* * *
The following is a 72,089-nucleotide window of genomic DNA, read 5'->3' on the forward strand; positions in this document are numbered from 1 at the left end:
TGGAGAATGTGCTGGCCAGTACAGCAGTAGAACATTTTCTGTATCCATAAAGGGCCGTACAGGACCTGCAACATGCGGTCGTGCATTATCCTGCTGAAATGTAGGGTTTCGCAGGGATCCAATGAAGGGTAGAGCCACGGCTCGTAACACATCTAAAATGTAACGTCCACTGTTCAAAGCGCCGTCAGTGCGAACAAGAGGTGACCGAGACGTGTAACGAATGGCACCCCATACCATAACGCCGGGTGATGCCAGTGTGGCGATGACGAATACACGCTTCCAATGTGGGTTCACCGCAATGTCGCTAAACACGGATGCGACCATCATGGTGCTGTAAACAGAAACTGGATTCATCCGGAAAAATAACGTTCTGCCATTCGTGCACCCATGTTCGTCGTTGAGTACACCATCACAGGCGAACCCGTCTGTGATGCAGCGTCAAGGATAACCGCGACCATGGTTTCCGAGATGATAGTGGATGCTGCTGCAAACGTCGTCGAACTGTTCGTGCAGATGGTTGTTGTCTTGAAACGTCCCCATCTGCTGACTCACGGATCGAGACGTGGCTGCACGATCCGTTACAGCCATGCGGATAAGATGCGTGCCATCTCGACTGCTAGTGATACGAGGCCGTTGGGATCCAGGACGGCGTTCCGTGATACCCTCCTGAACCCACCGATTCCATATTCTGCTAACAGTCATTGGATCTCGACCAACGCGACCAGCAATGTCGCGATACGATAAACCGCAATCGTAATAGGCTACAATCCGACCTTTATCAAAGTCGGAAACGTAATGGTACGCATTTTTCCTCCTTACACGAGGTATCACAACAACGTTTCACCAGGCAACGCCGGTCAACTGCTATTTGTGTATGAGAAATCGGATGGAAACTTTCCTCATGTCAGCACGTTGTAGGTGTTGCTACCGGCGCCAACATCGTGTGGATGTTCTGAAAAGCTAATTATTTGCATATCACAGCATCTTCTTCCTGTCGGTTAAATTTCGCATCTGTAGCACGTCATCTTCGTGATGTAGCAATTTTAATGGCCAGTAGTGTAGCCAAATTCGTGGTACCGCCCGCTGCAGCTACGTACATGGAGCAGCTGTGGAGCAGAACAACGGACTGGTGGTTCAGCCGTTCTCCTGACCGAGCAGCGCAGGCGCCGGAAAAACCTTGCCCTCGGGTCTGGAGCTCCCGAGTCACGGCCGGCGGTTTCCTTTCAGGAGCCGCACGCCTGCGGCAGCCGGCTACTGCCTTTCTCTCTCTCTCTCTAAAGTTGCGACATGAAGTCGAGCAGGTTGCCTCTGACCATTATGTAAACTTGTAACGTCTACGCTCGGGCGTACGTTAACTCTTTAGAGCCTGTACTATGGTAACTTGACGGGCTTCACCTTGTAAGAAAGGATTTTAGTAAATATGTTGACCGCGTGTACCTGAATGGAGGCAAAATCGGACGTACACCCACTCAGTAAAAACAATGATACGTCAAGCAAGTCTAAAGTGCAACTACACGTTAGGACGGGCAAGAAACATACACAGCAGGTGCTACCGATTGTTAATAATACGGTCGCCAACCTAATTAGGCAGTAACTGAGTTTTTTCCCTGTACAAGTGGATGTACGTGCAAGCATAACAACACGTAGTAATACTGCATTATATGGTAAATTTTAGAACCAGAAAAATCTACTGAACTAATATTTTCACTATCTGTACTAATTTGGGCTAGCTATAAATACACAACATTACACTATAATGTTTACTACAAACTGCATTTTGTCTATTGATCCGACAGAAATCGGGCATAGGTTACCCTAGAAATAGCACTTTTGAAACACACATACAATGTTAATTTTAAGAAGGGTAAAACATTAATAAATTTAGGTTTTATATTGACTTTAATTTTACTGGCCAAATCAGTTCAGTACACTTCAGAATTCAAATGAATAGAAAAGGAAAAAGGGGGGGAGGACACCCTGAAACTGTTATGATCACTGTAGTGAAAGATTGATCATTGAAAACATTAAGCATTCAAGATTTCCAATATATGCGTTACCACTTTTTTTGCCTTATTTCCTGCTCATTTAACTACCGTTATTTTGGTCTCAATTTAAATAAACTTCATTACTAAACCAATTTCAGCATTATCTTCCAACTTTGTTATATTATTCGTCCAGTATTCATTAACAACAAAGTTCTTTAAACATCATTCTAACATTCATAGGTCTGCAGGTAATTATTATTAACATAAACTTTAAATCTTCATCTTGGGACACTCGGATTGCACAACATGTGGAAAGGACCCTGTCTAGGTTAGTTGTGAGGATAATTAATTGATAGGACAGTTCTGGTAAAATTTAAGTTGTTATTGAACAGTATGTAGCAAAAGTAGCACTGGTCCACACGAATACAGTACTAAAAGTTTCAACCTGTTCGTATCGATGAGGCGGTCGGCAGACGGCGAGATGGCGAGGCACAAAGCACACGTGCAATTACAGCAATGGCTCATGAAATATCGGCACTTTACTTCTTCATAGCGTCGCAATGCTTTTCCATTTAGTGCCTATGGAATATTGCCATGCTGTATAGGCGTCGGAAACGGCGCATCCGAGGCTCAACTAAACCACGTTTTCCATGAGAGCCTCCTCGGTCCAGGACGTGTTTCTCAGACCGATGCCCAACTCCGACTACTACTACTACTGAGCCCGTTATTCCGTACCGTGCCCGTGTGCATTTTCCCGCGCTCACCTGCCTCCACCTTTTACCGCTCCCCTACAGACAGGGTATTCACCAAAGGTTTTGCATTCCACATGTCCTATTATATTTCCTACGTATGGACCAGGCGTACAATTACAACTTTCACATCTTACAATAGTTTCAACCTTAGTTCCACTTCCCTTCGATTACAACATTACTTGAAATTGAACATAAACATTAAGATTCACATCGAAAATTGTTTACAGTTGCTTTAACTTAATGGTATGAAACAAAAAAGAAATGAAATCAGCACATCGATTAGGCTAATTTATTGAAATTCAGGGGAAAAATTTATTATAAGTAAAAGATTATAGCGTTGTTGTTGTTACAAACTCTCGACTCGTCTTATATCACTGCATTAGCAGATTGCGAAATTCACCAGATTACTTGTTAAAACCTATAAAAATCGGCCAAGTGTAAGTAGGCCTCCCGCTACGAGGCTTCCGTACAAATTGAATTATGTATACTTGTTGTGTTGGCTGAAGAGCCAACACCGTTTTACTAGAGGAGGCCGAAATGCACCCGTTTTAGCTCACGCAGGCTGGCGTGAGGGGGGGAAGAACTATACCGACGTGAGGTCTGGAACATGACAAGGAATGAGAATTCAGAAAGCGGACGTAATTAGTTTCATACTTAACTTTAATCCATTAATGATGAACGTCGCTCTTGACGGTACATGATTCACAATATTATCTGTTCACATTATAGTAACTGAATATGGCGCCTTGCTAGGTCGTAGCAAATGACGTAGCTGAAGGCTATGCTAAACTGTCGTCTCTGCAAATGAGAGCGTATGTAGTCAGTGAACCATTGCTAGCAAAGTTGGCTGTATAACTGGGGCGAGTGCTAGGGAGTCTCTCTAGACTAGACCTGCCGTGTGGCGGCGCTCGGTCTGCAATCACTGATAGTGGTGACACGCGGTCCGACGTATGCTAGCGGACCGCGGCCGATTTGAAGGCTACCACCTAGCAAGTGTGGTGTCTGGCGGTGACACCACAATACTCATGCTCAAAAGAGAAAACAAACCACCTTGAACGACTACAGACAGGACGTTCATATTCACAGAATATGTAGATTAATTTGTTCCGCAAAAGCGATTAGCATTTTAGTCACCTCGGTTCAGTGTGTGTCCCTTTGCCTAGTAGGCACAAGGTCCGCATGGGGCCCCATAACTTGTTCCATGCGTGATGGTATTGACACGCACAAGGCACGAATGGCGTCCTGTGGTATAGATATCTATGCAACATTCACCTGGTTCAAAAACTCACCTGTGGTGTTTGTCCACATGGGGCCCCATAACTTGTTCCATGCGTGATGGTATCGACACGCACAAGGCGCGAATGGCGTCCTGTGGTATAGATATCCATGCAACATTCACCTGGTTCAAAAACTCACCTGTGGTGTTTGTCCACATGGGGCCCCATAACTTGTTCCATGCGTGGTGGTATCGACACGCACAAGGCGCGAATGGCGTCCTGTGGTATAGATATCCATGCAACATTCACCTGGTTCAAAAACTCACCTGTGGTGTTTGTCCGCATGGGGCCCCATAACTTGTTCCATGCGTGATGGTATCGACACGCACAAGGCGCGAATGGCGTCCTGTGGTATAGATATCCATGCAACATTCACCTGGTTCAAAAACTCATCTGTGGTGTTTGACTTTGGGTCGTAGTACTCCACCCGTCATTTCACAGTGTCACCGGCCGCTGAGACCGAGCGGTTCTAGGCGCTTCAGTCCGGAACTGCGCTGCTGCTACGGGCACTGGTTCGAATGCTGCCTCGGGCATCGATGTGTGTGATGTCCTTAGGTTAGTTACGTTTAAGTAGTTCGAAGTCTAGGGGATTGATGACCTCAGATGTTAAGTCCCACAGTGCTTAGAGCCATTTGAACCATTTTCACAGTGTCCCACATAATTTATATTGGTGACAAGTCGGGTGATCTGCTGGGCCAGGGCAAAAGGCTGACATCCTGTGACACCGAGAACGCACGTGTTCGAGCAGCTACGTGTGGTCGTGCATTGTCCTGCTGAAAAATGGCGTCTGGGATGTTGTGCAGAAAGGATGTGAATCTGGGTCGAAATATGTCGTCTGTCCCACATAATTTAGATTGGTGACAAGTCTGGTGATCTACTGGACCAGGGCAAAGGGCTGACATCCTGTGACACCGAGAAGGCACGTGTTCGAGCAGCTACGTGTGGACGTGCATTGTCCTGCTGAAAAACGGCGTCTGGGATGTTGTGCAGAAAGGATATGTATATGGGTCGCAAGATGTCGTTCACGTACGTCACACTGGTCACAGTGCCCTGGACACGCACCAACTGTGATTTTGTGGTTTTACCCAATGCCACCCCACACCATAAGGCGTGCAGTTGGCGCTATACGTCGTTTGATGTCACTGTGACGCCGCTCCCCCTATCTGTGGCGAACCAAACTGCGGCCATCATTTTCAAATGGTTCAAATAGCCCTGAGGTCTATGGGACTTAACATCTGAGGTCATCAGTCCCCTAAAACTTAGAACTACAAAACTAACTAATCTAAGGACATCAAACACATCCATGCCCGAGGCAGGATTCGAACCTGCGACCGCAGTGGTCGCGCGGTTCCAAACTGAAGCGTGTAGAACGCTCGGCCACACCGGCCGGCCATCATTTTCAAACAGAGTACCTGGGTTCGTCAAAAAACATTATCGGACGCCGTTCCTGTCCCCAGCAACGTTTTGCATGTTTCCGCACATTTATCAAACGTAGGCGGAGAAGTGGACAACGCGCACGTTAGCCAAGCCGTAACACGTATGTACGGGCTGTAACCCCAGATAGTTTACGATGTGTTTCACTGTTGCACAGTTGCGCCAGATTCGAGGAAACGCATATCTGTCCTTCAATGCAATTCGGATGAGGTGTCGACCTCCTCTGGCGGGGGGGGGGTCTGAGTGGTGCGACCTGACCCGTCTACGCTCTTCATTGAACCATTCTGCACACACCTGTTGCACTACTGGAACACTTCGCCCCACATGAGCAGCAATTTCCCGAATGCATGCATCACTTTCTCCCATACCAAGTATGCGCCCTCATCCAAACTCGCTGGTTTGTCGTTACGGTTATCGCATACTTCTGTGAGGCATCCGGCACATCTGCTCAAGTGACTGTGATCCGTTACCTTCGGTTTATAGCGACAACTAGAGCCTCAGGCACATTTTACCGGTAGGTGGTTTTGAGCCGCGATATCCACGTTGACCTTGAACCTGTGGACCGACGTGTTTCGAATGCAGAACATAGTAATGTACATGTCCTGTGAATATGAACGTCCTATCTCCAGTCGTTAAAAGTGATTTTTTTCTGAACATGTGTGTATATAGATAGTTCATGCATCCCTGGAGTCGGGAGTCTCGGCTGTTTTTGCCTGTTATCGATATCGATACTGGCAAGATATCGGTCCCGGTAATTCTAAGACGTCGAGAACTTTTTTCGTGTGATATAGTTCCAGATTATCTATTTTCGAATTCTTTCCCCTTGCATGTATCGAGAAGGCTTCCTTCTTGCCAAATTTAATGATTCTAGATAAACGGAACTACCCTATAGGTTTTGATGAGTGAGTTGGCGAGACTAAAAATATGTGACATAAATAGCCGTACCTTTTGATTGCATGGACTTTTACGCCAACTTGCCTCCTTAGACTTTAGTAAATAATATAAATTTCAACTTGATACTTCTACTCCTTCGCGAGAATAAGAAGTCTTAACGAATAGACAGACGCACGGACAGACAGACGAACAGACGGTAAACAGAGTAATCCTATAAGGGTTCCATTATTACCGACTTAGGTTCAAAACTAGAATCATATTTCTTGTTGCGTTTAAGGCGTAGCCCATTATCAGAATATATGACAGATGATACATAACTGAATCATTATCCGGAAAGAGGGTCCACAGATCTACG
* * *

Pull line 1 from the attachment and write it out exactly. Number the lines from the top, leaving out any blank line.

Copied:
The following is a 72,089-nucleotide window of genomic DNA, read 5'->3' on the forward strand; positions in this document are numbered from 1 at the left end: